What, When and How? Spanish Native and Nonnative Uses of Politeness

  • María J. Barros García Universidad de Granada
  • Marina Terkourafi Universidad de Illinois en Urbana-Champaign
Palabras clave: interlanguage pragmatics, Peninsular Spanish, U.S. American English, face-saving, face-enhancing, role-plays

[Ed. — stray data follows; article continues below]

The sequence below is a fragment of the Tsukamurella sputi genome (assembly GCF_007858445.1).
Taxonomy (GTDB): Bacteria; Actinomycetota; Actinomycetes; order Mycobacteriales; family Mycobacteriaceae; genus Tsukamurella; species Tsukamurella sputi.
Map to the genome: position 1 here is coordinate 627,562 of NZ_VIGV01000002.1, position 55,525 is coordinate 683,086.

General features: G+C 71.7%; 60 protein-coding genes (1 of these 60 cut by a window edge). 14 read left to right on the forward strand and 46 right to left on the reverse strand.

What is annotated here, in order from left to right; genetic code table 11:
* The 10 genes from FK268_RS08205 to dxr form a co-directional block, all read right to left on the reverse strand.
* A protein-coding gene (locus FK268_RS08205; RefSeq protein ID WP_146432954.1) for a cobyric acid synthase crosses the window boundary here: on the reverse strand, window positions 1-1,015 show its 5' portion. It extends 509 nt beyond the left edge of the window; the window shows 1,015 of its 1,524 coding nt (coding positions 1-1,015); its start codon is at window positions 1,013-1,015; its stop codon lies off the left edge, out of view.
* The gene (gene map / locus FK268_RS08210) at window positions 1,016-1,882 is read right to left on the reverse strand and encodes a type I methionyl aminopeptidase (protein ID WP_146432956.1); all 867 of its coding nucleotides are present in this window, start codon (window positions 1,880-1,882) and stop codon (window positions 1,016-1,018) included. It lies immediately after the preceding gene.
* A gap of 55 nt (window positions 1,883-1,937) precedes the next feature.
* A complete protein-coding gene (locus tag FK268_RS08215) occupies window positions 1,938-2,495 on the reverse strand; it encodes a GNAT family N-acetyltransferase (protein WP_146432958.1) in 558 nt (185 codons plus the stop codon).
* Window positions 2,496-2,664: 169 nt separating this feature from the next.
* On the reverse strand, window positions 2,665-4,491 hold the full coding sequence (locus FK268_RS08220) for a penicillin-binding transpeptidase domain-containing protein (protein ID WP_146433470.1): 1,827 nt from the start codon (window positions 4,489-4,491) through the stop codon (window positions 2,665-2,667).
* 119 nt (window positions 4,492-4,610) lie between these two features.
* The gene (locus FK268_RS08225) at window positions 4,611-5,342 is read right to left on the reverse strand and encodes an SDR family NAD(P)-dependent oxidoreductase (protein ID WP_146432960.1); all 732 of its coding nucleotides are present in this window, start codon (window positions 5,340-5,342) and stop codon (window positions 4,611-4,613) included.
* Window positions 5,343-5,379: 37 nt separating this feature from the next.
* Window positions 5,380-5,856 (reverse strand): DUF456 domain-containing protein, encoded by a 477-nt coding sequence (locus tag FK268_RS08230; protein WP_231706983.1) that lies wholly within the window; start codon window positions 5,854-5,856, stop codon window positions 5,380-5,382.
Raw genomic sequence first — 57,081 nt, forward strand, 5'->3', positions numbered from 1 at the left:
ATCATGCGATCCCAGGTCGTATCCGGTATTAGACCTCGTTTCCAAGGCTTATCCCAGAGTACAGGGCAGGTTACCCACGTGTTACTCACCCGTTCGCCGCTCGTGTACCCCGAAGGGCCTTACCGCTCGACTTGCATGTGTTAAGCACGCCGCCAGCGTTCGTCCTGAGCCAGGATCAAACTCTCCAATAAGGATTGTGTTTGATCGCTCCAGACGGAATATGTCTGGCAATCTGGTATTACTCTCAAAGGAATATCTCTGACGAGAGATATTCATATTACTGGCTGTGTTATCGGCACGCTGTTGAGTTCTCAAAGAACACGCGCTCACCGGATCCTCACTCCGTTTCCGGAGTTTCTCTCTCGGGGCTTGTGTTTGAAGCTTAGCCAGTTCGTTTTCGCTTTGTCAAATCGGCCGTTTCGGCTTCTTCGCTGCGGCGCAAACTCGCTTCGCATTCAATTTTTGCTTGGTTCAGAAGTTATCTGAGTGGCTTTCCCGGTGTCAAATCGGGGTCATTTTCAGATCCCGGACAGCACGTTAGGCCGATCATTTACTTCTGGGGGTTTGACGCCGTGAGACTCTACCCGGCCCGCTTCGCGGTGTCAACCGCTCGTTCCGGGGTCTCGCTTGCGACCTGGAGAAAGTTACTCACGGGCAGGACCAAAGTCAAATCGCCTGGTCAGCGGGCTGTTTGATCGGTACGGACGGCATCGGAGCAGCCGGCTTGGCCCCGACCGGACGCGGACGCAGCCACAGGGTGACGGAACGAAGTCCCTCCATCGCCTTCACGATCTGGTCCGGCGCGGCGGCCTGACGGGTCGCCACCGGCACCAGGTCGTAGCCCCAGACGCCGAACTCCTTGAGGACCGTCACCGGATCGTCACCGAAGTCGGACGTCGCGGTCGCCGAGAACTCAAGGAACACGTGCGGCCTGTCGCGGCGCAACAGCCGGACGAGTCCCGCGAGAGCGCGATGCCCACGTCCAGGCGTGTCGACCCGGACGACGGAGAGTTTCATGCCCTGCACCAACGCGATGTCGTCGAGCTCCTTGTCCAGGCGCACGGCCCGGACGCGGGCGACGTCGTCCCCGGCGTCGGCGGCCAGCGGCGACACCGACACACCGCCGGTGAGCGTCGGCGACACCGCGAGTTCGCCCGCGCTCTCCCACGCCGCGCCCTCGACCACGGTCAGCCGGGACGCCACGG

The current study reports on three role-plays investigating the understanding and uses of politeness by native speakers of Spanish from Spain, native speakers of English from the United States, and nonnative speakers of Spanish from the United States. Motivated by the different characterization of Peninsular Spanish and U.S. American cultures as solidarity and distancing cultures, respectively (Hickey, 2005; Pinto, 2011), we expected that American English speakers would be more inclined towards the use of politeness strategies linked to the protection of face, while Spaniards would make more use of maneuvers to enhance face. The pertinent research question is whether learners transfer into L2 their L1 preference for face-saving, or, conversely, are able to adapt their behavior depending on the language of the interaction. Our results show that, overall, nonnative speakers still abide by the norms of their L1 to some extent, attaching more importance to the avoidance of face-threats when speaking in Spanish than native speakers do, although this preference tends to become less marked as their proficiency in the L2 increases.